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A multitude of prestigious family names, such as the surname Deutchen, were formed in the lands which became the modern German state of Prussia, which is renowned for its beauty, industry and military power. However, in the medieval era, Prussia was fragmented and inhabited by numerous barbarian tribes, who fought amongst themselves for control of the land. The borders of the barbarian kingdoms, which were established after the fall of the Roman Empire, changed repeatedly. The region that came to be known as Prussia was roughly divided between the territories of Brandenburg-Prussia, West Prussia and East Prussia. The Deutchen family emerged in Brandenburg-Prussia, which is essentially the birthplace of modern Germany. By the 19th century, Brandenburg-Prussia had incorporated East Prussia, West Prussia and many other German territories. Moreover, in the late 19th century, it led the German states in the unification of Germany.

Deutchen Early Origins



The surname Deutchen was first found in Prussia, where this family name became a prominent contributor to the development of the district from ancient times. Always prominent in social affairs, the name became an integral part of that turbulent region as it emerged to form alliances with other families within the Feudal System and the nation.

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Deutchen Spelling Variations


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Deutchen Spelling Variations



Many cultural groups lived in the German states in medieval times. Each had its own dialect and traditions, and unique variations of popular names. Low German, which is similar to contemporary Dutch, was spoken in Westphalia. German names are characterized by additions such as regional suffixes and phrases that tell something about the origin or background of its original bearer. Further contributing to the variation in German names was the fact that there were no spelling rules in medieval times: scribes recorded names according to their sound. The recorded spelling variations of Deutchen include Deutsch, Deutch, Deuch, Deutchen, Dietsch, Dietzsch, Duetschke, Deutgen, Deutschel, Deutscher and many more.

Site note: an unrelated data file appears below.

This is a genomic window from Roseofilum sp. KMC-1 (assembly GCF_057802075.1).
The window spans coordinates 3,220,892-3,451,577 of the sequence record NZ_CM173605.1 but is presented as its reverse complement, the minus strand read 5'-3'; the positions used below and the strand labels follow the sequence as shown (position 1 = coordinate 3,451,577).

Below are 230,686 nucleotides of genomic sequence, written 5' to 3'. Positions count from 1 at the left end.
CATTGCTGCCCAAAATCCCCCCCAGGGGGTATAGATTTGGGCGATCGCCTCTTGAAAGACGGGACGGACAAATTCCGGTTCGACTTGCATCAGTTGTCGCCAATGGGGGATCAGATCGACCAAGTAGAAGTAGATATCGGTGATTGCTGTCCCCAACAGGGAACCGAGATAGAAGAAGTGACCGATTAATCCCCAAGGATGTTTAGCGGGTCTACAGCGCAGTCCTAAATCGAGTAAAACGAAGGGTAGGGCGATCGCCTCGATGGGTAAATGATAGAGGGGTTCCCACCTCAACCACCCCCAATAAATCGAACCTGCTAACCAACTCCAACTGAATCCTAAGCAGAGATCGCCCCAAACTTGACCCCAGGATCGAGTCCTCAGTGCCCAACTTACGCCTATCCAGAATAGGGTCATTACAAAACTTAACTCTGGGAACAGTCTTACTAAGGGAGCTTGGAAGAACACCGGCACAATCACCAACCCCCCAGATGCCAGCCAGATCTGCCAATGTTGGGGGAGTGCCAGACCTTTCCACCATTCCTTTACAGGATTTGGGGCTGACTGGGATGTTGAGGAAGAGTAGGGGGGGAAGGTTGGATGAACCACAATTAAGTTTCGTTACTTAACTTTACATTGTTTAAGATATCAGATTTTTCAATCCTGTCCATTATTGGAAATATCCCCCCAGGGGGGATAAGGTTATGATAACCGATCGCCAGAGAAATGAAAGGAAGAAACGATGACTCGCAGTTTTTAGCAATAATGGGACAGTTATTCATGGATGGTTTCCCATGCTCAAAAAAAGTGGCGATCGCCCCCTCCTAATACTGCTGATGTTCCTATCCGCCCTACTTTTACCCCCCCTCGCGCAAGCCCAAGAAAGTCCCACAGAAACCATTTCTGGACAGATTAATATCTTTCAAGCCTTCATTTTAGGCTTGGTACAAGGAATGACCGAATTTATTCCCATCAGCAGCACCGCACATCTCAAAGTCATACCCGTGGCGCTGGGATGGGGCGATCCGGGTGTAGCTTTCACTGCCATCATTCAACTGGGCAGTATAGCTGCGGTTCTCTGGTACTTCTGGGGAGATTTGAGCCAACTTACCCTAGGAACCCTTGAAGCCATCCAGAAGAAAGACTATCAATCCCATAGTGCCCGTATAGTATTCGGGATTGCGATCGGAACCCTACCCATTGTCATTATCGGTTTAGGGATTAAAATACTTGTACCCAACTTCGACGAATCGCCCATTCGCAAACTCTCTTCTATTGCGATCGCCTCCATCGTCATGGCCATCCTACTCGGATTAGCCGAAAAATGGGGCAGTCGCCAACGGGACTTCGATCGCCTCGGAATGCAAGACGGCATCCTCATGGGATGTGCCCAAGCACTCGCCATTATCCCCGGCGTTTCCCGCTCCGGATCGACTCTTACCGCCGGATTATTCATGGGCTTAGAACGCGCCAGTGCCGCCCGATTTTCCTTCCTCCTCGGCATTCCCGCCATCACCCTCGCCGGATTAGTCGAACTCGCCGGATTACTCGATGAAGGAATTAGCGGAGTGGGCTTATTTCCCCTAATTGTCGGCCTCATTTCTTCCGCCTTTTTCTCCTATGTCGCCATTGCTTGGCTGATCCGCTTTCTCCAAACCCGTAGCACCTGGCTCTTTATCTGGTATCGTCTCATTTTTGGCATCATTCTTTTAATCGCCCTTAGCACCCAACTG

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Deutchen Early History


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Deutchen Early History



This web page shows only a small excerpt of our Deutchen research. Another 231 words (16 lines of text) covering the years 1840, 1625 and 1706 are included under the topic Early Deutchen History in all our PDF Extended History products and printed products wherever possible.

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Deutchen Early Notables (pre 1700)


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Deutchen Early Notables (pre 1700)



More information is included under the topic Early Deutchen Notables in all our PDF Extended History products and printed products wherever possible.

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The Great Migration